Published on June 25th, 2015 | by Guest Writer0
What have The Sandman comic, the Coraline children’s book and the Harry Potter films Prisoner of Azkaban and Goblet of Fire got in common? The genius talent of Dave McKean. He has worked in all mediums and in everything that he does he produces something majestically beautiful, even when the subject matter is hard hitting and heart wrenching.
And that brings us to his movie Luna.
Luna was written, designed and directed by McKean and hasn’t had the easiest journey from concept to release: it has not seen a general cinema release in the UK but instead has gone straight to DVD despite the positive reaction it has received. Filming finished sometime in 2007 but financial difficulties lead it to the shadowy shelf and it was another 7 years before a finished movie would see the light of day.
The film is an emotional drama about a couple attempting to cope with the grief following the loss of their baby. They visit an old college friend and his new partner and the situation brings the grief bubbling to the surface as all of their histories and secrets collide in an explosion of emotional visions and dreams.
In an isolated coastal house, Dean (played by Michael Maloney) a successful writer and artist and his younger partner Fraya (played by Stephanie Leonidas) prepare for a visit from two old college friends who they haven’t seen in a number of years; since the death of their baby boy Jacob. On the journey to the house, along dark and mysterious roads, Grant (Ben Daniels) and Christine (Dervla Kirwan) become a little lost, they have a small, insignificant argument but it results in Christine taking her eyes off the road for a brief moment. In that moment a young child runs into the road and Christine sees him too late. When they go to check the body there is nothing there but snapped twigs; and so begins the visions that haunt the characters until the end of the movie.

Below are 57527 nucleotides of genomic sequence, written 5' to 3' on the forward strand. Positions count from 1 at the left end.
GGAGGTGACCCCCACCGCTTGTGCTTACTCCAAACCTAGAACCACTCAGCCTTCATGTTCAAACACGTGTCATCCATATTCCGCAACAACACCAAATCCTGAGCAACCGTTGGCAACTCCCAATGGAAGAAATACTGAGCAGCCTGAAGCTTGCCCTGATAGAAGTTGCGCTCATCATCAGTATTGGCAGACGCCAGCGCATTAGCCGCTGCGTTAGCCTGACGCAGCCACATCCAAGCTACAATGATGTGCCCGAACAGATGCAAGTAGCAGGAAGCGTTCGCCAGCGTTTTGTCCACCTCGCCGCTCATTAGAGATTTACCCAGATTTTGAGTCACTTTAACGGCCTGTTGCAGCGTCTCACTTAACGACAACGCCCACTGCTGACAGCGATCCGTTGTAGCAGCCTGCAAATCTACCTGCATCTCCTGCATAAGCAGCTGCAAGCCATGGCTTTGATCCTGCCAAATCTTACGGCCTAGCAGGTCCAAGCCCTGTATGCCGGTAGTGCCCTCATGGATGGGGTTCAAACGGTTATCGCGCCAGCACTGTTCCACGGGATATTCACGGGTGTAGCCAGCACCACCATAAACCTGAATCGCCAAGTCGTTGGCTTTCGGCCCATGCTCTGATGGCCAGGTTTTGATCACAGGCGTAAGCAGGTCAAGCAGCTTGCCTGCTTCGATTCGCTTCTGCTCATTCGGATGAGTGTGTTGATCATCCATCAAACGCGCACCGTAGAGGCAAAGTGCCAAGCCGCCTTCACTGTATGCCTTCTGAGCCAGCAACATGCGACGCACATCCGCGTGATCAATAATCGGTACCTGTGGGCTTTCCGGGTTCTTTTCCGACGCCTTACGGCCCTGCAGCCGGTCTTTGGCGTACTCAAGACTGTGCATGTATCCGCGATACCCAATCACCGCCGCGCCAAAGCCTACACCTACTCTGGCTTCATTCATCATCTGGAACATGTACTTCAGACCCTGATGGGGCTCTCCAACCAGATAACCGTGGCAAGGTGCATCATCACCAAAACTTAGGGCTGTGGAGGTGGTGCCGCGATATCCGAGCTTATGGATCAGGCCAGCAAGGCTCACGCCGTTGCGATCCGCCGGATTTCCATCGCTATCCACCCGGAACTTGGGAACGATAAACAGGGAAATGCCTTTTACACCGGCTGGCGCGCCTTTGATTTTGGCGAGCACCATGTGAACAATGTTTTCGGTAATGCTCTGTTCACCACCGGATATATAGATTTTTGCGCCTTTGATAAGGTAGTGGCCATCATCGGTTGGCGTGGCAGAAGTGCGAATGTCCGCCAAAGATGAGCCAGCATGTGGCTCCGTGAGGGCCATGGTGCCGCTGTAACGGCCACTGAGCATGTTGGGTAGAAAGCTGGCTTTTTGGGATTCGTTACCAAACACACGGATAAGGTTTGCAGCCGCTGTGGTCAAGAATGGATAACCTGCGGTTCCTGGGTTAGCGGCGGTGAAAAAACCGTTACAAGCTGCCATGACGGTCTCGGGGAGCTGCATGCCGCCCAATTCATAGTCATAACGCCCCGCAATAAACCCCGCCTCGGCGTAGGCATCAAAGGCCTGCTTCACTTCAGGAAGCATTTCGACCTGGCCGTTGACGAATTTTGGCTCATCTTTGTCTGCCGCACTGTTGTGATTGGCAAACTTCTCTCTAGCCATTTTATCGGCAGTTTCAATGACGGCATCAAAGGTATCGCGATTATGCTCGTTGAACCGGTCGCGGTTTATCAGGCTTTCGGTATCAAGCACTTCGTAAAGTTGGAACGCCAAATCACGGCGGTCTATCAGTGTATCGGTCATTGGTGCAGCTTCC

This first vision scene is a heart stopping moment as there has been no explanation yet as to what has happened in any of the characters’ lives so there is no reason to believe that the film can’t start on such a disturbing note. It’s also a perfect tone setter for the film. Make no mistake, this isn’t a light hearted film: it is a journey through grief that doesn’t hold back.
The performances by the few actors are superb as they are forced to work through every emotion possible in such a short space of time. Ben Daniels has the venom but also the desperate need to be comforted that comes with not being able to verbalise one’s feelings. His character strikes out, turns to drink and behaves like a child by running away, desperately trying to escape the situation. Daniels manages to make the switch from ‘happy go lucky’ to ‘angry teenager’ seamless and believable.
In contrast, Michael Maloney’s character is the opposite, almost devoid of emotion. He is running away in his own way by burying his feelings, not allowing them to show. By doing this he believes that he is untouchable and will remain happy. But over the course of the film secrets of his past are revealed and suddenly the hypocrisy of his art becomes clear. He produces illustrations for children’s books despite, apparently, hating children but in fact it’s so much more complicated, like everything in life. His work comes from grief and guilt, as if he is trying to atone for past mistakes.
Fraya, as played by the wonderful Stephanie Leonidas, is the one character who seems to experience the most joy, she sees the light at the end of the tunnel and lives primarily for the moment. But there are still moments of worry and doubt, especially when she is forced to deal with some of Dean’s past relationships and the reasons they ended. Leonidas has one of the hardest jobs in the movie as she has to be the face of hope and happiness which is difficult in such circumstances. Her character battles against the grief that surrounds her by creating the house rule ‘no self-censorship’ but then has to deal with the consequences of this. And as an actress, Leonidas has to create sympathy for a character who is an outcast of the group and at times seems unable to understand the trauma that these others are going through. All I can say is that she succeeds in giving a totally believable and natural performance that holds the film together. Without the brightness that she brings to the movie it would so easily become too dark and grim.